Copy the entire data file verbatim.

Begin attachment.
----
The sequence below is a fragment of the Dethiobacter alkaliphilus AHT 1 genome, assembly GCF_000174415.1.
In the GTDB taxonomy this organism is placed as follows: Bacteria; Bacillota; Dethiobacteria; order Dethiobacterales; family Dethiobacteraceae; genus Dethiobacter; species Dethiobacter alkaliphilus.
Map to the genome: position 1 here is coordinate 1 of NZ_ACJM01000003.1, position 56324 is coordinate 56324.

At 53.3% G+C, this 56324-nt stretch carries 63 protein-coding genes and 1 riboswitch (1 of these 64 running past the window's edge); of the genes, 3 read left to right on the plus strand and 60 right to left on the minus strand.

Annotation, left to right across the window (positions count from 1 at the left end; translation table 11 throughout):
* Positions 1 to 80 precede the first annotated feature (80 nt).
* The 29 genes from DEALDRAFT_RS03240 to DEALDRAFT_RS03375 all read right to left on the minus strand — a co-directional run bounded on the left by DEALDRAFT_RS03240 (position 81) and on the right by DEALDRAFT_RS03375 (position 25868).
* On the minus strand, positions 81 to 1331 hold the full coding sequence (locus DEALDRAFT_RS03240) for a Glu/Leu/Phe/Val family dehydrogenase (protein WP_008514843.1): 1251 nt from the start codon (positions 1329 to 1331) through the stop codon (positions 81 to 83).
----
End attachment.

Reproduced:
The sequence below is a fragment of the Dethiobacter alkaliphilus AHT 1 genome, assembly GCF_000174415.1.
In the GTDB taxonomy this organism is placed as follows: Bacteria; Bacillota; Dethiobacteria; order Dethiobacterales; family Dethiobacteraceae; genus Dethiobacter; species Dethiobacter alkaliphilus.
Map to the genome: position 1 here is coordinate 1 of NZ_ACJM01000003.1, position 56324 is coordinate 56324.

At 53.3% G+C, this 56324-nt stretch carries 63 protein-coding genes and 1 riboswitch (1 of these 64 running past the window's edge); of the genes, 3 read left to right on the plus strand and 60 right to left on the minus strand.

Annotation, left to right across the window (positions count from 1 at the left end; translation table 11 throughout):
* Positions 1 to 80 precede the first annotated feature (80 nt).
* The 29 genes from DEALDRAFT_RS03240 to DEALDRAFT_RS03375 all read right to left on the minus strand — a co-directional run bounded on the left by DEALDRAFT_RS03240 (position 81) and on the right by DEALDRAFT_RS03375 (position 25868).
* On the minus strand, positions 81 to 1331 hold the full coding sequence (locus DEALDRAFT_RS03240) for a Glu/Leu/Phe/Val family dehydrogenase (protein WP_008514843.1): 1251 nt from the start codon (positions 1329 to 1331) through the stop codon (positions 81 to 83).